Understanding Repentance Rightly

I am working through a devotional series in my YouVersion Bible app called Acts of Repentance. The first two days were great, but day three really bothered me and thus I wrote a correction for them.

Day 1 focused on Psalm 51 where David is writing following his affair with Bathsheba and subsequently being called out on it. The devotion gave a list of four things we should do: (1) Acknowledge our sin, (2) Ask for forgiveness, (3) Ask for renewal, and finally, (4) Ask God for help to use your sin to teach those who are engaged in sin and are in need of repentance. I thought that list was helpful.

Day 2 focused on Luke 13:1-8…
There were some present at that very time who told him about the Galileans whose blood Pilate had mingled with their sacrifices. And he answered them, “Do you think that these Galileans were worse sinners than all the other Galileans, because they suffered in this way? No, I tell you; but unless you repent, you will all likewise perish. Or those eighteen on whom the tower in Siloam fell and killed them: do you think that they were worse offenders than all the others who lived in Jerusalem? No, I tell you; but unless you repent, you will all likewise perish.”And he told this parable: “A man had a fig tree planted in his vineyard, and he came seeking fruit on it and found none. And he said to the vinedresser, ‘Look, for three years now I have come seeking fruit on this fig tree, and I find none. Cut it down. Why should it use up the ground?’ And he answered him, ‘Sir, let it alone this year also, until I dig around it and put on manure.

The take away from this devotion was: (1) What fruit are you bearing in your life currently? (2) What sins do you need to repent of in order to start bearing the kind of fruit God desires. Once again, helpful.

But now, day 3…

From 1 John 1:5-10
This is the message we have heard from him and proclaim to you, that God is light, and in him is no darkness at all. If we say we have fellowship with him while we walk in darkness, we lie and do not practice the truth. But if we walk in the light, as he is in the light, we have fellowship with one another, and the blood of Jesus his Son cleanses us from all sin. If we say we have no sin, we deceive ourselves, and the truth is not in us. If we confess our sins, he is faithful and just to forgive us our sins and to cleanse us from all unrighteousness. If we say we have not sinned, we make him a liar, and his word is not in us.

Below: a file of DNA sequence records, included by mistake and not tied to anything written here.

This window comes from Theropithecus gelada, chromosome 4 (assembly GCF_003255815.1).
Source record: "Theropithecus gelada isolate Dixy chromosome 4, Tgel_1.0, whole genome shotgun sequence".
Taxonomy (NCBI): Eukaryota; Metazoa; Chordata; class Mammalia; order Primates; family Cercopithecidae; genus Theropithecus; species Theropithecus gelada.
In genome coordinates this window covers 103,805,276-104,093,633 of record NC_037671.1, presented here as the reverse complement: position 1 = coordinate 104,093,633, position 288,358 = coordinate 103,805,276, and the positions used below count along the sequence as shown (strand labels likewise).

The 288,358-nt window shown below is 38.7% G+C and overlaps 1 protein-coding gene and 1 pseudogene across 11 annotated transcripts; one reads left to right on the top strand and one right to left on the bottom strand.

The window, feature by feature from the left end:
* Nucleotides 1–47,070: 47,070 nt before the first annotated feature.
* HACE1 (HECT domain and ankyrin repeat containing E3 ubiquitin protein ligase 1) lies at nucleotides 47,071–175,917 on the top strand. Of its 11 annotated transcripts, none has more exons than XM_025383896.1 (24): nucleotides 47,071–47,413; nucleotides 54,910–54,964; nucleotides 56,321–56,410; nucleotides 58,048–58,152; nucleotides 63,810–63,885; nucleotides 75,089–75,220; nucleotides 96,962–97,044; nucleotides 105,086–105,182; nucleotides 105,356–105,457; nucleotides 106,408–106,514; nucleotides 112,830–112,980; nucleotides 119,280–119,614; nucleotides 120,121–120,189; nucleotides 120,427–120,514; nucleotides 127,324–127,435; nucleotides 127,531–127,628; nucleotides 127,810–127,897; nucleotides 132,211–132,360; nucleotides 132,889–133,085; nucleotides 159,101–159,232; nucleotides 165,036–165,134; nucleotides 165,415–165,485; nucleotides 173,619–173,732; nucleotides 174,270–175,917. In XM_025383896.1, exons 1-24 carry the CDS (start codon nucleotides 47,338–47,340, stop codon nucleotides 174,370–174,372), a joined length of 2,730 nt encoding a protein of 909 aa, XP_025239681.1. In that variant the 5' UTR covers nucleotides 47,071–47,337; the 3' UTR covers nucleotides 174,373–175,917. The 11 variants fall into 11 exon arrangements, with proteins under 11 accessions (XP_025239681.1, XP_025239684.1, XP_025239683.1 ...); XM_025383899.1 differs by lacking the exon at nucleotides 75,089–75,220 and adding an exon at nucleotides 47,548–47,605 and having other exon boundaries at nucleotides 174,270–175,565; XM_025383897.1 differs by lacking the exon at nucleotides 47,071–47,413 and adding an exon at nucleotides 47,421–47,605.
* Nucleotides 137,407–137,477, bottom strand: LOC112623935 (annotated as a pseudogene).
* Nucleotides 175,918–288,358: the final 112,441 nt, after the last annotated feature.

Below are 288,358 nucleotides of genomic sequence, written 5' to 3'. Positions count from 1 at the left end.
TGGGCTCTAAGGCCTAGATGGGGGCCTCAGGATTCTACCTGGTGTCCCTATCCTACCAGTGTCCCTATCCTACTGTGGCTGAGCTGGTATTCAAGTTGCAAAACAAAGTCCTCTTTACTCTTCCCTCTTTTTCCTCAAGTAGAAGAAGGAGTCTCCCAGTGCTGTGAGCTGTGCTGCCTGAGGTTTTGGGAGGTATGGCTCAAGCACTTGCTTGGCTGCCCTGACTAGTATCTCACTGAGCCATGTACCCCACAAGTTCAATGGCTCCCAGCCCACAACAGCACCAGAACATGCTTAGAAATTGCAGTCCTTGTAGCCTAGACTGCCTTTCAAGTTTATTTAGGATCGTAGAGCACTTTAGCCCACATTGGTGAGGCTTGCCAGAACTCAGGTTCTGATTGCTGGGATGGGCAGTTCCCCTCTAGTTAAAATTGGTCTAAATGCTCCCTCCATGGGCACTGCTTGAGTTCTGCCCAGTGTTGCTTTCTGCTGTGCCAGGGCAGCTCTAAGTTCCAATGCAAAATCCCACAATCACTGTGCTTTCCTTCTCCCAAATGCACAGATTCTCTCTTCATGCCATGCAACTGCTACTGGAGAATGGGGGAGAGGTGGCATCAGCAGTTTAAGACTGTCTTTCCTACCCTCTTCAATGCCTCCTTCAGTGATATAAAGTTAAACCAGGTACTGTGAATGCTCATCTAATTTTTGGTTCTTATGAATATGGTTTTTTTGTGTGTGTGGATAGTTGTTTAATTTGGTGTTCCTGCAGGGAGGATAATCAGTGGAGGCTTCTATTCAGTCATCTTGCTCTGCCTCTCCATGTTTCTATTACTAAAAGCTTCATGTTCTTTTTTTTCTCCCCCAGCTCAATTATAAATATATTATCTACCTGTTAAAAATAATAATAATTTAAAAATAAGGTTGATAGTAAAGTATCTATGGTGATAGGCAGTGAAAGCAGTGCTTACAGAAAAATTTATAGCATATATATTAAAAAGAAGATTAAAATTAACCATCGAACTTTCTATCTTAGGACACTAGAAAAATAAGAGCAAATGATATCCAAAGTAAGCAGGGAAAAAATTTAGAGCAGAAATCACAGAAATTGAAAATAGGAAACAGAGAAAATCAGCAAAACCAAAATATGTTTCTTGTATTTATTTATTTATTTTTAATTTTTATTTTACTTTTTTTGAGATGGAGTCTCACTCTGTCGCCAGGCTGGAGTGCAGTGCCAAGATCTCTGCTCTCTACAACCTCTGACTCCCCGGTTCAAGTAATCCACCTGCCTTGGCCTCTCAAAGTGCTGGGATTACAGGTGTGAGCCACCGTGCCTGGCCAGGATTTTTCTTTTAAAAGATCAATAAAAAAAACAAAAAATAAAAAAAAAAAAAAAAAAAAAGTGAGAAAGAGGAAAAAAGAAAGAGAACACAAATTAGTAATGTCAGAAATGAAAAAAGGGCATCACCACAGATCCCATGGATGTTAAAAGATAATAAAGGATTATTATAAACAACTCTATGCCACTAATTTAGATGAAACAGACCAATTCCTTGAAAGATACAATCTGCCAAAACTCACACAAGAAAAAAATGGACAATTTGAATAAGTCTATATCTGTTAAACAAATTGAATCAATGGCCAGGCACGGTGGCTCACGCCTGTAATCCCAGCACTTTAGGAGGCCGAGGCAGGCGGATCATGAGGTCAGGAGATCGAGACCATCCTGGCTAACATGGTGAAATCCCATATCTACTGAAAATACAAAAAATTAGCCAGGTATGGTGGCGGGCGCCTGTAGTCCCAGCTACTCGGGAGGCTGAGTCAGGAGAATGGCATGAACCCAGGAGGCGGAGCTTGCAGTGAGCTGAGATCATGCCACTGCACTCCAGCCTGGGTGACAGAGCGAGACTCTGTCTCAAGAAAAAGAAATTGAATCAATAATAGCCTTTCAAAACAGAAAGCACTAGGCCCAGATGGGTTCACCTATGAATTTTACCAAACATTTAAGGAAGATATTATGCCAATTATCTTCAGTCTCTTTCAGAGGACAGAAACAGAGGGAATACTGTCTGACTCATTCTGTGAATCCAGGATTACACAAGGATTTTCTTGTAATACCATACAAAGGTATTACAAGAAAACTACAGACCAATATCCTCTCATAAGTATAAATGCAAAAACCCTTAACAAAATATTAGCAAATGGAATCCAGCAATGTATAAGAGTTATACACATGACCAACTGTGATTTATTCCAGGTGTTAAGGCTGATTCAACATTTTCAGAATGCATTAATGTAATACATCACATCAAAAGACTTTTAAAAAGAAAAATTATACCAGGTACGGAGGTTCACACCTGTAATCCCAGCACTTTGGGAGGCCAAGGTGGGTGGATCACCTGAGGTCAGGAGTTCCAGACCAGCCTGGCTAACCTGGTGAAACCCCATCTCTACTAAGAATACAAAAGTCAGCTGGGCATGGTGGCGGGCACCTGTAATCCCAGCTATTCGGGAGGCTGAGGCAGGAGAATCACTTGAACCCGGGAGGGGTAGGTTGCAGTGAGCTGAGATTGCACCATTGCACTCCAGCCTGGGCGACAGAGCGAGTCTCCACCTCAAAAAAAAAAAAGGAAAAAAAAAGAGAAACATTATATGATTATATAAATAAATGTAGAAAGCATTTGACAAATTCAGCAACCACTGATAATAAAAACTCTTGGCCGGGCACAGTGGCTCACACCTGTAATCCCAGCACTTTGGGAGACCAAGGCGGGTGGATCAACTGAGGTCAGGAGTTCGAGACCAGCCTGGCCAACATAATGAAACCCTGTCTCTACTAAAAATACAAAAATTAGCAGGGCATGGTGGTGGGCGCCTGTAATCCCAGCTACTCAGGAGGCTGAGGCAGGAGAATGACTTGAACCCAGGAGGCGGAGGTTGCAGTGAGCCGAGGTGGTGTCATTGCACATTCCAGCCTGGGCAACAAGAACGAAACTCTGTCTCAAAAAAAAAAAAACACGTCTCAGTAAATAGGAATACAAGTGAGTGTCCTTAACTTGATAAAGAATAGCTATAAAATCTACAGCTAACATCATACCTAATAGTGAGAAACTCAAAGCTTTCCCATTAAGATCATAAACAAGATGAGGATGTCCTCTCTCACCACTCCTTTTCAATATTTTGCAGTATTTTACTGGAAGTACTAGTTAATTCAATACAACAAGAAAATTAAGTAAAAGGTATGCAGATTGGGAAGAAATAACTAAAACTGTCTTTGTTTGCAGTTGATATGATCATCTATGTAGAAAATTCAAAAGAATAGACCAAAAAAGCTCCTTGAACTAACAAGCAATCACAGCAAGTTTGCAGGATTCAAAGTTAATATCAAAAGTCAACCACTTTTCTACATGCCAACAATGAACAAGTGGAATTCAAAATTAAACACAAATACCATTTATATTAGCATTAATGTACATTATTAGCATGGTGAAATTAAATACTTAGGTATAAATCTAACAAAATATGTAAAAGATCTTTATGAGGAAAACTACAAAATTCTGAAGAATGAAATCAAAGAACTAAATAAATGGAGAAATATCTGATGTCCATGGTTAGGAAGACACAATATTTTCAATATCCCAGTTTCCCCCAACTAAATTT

Here’s the beginning of the devotion that followed this text:
Repentance results in forgiveness. We repent and God forgives. Repentance and forgiveness are not difficult concepts. Repentance is our action and forgiveness is God’s reaction to us out of His perfect love for us.

NO, NO, NO!!!

What this is saying is that forgiveness is dependent on our action. True, we need to make a confession of our sin but repentance is not something we do in order to curry favor with God so that we can be forgiven, but rather repentance is something we do BECAUSE we are forgiven. Repentance is something we do to honor God because God is worthy. When we make repentance a work, then God’s grace is taken out of the picture. Remember the woman caught in adultery? The Pharisees wanted to stone her for her offense but after Jesus silenced the crowd he turned to the woman and said, “Woman, where are they? Has no one condemned you?” She said, “No one, Lord.” And Jesus said, “Neither do I condemn you; go, and from now on sin no more.” The forgiveness came first and the call to repent came next. True, there was no confession on the woman’s part (at least nothing that was recorded) but the point is that Jesus didn’t wait for her to clean up her life first.

God acts first. We respond.

Thus the devotional should have read:
Forgiveness results in repentance. We repent because God forgives. Repentance and forgiveness are not difficult concepts. Forgiveness is God’s action and repentance is our reaction to God because of His perfect love for us through Jesus Christ.

There, that works. I wonder of the author of this devotion will humbly accept my correction 🙂

The Pastor -|— 

Leave a Reply

Fill in your details below or click an icon to log in:

WordPress.com Logo

You are commenting using your WordPress.com account. Log Out / Change )

Twitter picture

You are commenting using your Twitter account. Log Out / Change )

Facebook photo

You are commenting using your Facebook account. Log Out / Change )

Google+ photo

You are commenting using your Google+ account. Log Out / Change )

Connecting to %s